And no-one, absolutely no-one (after the first look of horror at a blank space), has failed to draw some wonderful, beautiful images which have meaning for them.  Some people don’t like to look at the meaning of art designs, but for me the important part of mandala work is that the art speaks to the artist, it has a message. And when we create mandalas, we are all artists.

I rather think that the circle has meaning for us because so much of life is circular – we start off as a round blob before fertilisation. Our cells are circular. We live on a round planet with round planets around us. We see round trees, round limbs, round spinning chakras or energy centres in our bodies, sitting in circles of friendship, round particles of sand, round atomic particles (although admittedly they’re too small for us to see), round blood cells, and so on.

For me, when you embark on creating a mandala, you’re going within into your centre, to your heart and soul, to your soul’s connection with spiritual energy, from whence you start weaving patterns and symbols of creation which feed out through your heart centre, along your arms and out through your fingertips.  We can access inner wisdom and bring it into being when we focus on a circle and surrender to the mystery of creation and spell-weaving through our art.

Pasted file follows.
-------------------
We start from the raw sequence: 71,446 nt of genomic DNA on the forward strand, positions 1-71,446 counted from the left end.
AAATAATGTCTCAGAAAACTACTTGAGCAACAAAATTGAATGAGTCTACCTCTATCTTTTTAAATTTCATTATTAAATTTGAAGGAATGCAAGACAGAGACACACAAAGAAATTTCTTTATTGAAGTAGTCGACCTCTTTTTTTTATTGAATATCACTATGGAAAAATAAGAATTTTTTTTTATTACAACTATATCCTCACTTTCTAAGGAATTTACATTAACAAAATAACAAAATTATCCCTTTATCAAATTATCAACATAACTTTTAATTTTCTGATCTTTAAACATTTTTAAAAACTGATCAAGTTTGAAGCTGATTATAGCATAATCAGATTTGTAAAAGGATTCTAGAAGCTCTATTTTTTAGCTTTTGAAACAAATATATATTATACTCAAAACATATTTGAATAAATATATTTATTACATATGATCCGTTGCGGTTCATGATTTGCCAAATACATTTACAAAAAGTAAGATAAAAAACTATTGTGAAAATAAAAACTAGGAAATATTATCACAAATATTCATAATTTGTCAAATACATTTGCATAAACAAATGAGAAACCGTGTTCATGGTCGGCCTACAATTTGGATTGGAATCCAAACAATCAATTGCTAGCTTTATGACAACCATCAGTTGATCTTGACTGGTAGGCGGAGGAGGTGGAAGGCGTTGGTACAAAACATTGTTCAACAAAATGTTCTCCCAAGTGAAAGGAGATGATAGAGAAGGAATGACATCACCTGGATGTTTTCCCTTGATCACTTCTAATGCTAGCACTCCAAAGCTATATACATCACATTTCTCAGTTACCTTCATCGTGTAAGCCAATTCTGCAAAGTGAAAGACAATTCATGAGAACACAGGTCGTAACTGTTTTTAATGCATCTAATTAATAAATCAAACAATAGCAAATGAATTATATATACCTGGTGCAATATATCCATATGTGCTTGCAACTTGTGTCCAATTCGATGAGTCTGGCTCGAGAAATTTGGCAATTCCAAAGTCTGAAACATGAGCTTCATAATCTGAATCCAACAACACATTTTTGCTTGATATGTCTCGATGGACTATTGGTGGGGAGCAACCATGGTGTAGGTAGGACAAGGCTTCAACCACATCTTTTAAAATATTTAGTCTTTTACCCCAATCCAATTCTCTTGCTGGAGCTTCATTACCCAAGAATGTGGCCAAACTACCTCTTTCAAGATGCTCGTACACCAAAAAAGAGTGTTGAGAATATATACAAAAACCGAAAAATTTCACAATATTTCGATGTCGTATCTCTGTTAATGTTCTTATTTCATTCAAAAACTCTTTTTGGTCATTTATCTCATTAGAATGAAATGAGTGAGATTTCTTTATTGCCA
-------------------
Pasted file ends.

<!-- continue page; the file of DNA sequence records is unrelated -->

So if you’re at home and want to experience the power and wonder of mandala creation, find a quiet space, take some deep breaths and relax, draw a circle (I use whatever is round – plates, saucepan lids, etc.), put  your pencil/crayon/pen in the centre of your circle, close your eyes, let go of any tension or expectations, imagine your heart opening and symbols pouring in which then float out of your heart, down to your fingertips and, when you open your eyes, onto the circle on your piece of paper. Let go of control. Don’t think. Just let the images flow and see what you create in your circle.

Most of all – relax and have fun. Remember the joy of drawing and painting when you were a kid.There is no right way. It’s not a test. It’s a journey into your inner world and bringing that inner world out into concrete form on your piece of paper.

Go forth and CREATE!


This was the very first mandala I created for another person, and one where I realised it's also okay to create images outside and around the inner circle.
This was the very first mandala I created for another person, and one where I realised it’s also okay to create images outside and around the inner circle.




3 thoughts on “More Sweetness: Mandalas

    1. Thanks, Irene, I now have the mandala framed and on my wall. I lugged it from Queensland, to Western Australia, to northern New South Wales and finally decided to get it framed in Victoria. I’m so glad I did as the framer was so attuned to the mandala and created a beautiful frame.

      Liked by 1 person